Laurent Puons and David Jones on Sportel 2017 and the future of sports broadcasting

Sportel chief executive Laurent Puons and exclusive marketing agent David Jones talk to SportsPro about the growth of the conferences and what the make-up of attendees and exhibitors tells us about the future of sports broadcasting.

Laurent Puons and David Jones on Sportel 2017 and the future of sports broadcasting

The 2017 edition of the Sportel media convention is underway this week at Monaco’s Grimaldi Forum, where as many as 3,000 delegates will be in attendance to buy and sell rights, exhibit their wares, make new connections and discuss the state of the industry.

As the event began getting into gear, SportsPro met with Sportel chief executive Laurent Puons and exclusive marketing agent David Jones to discuss the growth of the conferences, and what the make-up of attendees and exhibitors tells us about the future of sports broadcasting.

SportsPro: What are your reflections on how this year’s edition of Sportel has come together?

David Jones: So far it’s been extremely interesting. Looking back at last year, we had quite a lot of interest from new companies and new exhibitors, so we’ve added new stands. Over the last five years we’ve been developing our new venue. All the companies that were here last year, they came, they registered and they’re exhibiting now this year.

How the industry reacts to the developments and how they receive the developments of Sportel is actually quite great to see. Of course, you can tell by the industry itself. There’s new technology, new social media, new broadcasting and streaming opportunities, that we have here.

We’re doing our part in bringing all these businesses here, as visitors or as exhibitors, so all the participants can do business together and the content and marketing industry can do better business. As long as we’re trying to do our part to secure this platform and stay ahead of the game, all these participants are going to do business for the future to come.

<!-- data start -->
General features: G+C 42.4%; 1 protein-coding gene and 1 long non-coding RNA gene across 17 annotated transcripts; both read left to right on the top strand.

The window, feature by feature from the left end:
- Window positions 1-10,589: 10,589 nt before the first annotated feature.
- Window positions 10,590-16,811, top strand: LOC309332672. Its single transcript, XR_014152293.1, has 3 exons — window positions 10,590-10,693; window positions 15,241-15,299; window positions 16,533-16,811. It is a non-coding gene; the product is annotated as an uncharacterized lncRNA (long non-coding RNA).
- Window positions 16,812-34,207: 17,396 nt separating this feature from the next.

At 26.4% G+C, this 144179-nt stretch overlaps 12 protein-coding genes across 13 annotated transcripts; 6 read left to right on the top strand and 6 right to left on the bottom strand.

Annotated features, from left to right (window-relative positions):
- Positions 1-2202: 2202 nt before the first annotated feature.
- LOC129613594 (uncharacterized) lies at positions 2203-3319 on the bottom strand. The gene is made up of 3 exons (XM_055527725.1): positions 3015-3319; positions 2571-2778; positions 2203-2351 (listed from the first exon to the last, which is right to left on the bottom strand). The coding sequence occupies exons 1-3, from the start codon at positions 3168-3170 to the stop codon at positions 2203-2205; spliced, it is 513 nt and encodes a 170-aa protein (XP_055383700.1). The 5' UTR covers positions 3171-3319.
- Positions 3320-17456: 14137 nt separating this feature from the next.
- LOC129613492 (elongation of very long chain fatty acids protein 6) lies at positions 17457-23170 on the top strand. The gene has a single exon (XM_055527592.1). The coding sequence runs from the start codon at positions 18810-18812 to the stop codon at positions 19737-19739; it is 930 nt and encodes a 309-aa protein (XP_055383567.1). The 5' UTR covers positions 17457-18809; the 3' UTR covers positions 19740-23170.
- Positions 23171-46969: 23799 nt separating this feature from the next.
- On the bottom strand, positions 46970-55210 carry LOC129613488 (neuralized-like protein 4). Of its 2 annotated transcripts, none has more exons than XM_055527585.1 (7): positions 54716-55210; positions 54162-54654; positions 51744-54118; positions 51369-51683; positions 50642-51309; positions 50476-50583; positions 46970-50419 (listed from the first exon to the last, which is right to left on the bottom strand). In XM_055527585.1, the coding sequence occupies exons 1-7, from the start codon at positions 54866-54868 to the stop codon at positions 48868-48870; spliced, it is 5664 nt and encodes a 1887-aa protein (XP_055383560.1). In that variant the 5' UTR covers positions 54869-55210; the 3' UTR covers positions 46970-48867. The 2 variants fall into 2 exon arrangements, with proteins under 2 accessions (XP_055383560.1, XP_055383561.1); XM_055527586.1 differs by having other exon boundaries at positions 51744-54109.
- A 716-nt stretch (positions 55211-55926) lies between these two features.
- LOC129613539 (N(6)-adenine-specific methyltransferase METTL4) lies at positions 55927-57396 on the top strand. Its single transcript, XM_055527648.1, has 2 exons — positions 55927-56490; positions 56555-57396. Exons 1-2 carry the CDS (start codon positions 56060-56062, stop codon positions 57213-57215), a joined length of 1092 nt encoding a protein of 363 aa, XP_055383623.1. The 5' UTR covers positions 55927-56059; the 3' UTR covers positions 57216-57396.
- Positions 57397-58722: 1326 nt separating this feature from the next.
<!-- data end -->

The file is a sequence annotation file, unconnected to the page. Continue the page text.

Laurent Puons: As David mentioned, we have here 20 new exhibitors - ten new companies and ten were participants in the past. It’s very interesting for the development of Sportel and I’m sure that we’re on the right way and the market will be better next year again.

Sportel chief executive Laurent Puons

What’s the process for setting up a Sportel convention? How far ahead are you looking at who will be here in a given year, both from a participant and exhibitor perspective?

DJ: We’re already working on 2018 and 2019, basically. One would think that the show is working now so my part as the marketing guy is done, my part as the sales guy is done - it’s not. Right now, we’re already in negotiations for Sportel Monaco 2018 already, plus we have Sportel Asia, which is in March, coming up and we’re selling as well.

Most of the stands are already booked out on that, and in May we have the Sportel Summit, which we’re already working on. Registrations on that event are ongoing as well. So we are always working a year or two years ahead, and attending to other conferences as well to, as I said, stay ahead of the game and to plan ahead.

The last two years, for example, we had VR and AR, which are big things in the industry. Esports has a return to the industry. OTT, since last year and this year, has been a big thing. We’ve always been prepared ahead and we already have been communicating with exhibitors and participants to come to the show. We’re trying to stay ahead of that, trying to give directions and help the industry in their developments.

It’s visible on the floor, the number of OTT providers there are here and those who are creating products and solutions that rights holders can use. Where is it going next? If we come in 12 or 24 months’ time, who are the kind of people we are going to be seeing?

DJ: We can only assume but what the industry tells us - out of the grapevine, so to speak - you never know 100 per cent. Sportel has been around almost 30 years. It’s been a long history already, so we hear and see a lot that’s been happening. I think, personally, based on developments around the esports industry, I do believe that we will see a comeback on the VR because esports is going to influence sports - and specifically sports branding and marketing - more.

Along with that, the technological progression is going to evolve with that as well. VR and AR is going to have a comeback, mainly VR is going to have a comeback, and OTT is definitely going to be something that is going to progress over the next two years as well. More and more platforms are coming - Amazon is already here, you know, and it’s all those platforms that are building more and more opportunities.